HM Revenue and Customs' use of IT is improving, but the department is still missing key technology milestones.
That is the verdict of the National Audit Office, which said the department was introducing useful IT systems to tackle tax evasion - under the Compliance and Enforcement Programme. While a number of factors contributed to HMRC achieving £4.32 billion more tax revenues in the five years to 2011, the budget cuts were hurting IT development, it said.
HMRC "has introduced new capabilities, notably the use of IT to identify incidences of evasion more effectively, although it is not yet exploiting the full potential of the new systems", said the National Audit Office. "It also had to defer and reduce the scope of projects to keep within annual budgetary limits, leading to reductions in benefits."
The department has spent £239 million over five years on five new IT systems, representing 62 per cent of overall expenditure, to tackle tax evasion.
Those systems have improved risk targeting and identified non-compliance, the National Audit Office said.
But it added: "HMRC deferred or changed the scope of projects in order to keep within annual funding limits. HMRC prioritised funding to deliver the Programme's key projects, including new ICT systems to improve risk targeting. Its emphasis on tight budgetary control led it to reduce the scope of some projects or defer delivery.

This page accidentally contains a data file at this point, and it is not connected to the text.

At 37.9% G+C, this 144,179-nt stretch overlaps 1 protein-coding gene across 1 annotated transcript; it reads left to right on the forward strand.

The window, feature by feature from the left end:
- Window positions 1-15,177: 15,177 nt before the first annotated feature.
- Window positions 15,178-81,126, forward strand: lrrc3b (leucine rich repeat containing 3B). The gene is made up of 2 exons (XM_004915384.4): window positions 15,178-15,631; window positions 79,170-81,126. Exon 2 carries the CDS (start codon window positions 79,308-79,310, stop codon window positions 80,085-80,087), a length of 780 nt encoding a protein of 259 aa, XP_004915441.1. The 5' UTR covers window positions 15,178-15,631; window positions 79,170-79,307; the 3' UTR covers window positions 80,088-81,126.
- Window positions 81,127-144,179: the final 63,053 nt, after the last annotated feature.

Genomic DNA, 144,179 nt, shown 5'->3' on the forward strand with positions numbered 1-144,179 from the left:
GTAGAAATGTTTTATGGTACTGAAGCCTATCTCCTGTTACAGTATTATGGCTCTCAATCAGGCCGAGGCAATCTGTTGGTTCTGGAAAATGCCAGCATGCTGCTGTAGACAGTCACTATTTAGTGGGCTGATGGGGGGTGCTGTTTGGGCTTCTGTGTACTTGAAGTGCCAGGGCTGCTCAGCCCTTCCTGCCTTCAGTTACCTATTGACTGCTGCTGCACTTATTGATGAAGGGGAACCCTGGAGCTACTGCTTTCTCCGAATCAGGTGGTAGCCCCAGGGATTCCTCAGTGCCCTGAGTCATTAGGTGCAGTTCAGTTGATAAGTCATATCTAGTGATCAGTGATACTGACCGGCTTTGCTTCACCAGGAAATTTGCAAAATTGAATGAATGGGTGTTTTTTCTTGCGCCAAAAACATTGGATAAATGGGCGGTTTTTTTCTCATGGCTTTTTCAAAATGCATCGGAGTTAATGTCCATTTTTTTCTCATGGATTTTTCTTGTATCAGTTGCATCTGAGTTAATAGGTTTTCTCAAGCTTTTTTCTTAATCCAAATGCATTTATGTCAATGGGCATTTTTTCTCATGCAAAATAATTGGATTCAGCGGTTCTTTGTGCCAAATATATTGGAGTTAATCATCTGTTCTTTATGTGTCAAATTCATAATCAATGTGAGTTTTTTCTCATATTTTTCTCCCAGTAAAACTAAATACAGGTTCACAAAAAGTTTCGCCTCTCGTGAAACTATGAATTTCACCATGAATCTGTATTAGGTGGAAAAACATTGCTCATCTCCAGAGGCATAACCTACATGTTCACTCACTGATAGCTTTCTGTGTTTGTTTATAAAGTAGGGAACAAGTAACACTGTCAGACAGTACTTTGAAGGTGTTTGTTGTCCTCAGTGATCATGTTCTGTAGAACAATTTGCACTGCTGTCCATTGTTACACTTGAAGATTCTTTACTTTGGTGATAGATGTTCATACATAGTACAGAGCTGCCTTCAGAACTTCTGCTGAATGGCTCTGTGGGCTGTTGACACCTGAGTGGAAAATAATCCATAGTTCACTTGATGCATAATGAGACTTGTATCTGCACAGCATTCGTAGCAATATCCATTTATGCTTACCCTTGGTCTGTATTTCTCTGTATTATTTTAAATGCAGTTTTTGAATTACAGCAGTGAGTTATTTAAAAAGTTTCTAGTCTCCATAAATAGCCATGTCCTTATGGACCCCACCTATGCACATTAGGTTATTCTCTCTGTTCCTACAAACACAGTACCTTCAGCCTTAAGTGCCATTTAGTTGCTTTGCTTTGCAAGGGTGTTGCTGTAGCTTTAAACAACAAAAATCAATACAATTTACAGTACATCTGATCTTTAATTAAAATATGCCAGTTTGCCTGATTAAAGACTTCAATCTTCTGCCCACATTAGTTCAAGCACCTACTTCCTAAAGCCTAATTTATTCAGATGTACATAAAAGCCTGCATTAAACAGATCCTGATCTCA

"The five largest projects delivering ICT systems, accounting for 62 per cent of Programme spending, all missed planned delivery milestones."
The National Audit Office called for HMRC to improve how it redesigns business processes around new systems, how it communicates the rationale for projects, and how it measures system performance.
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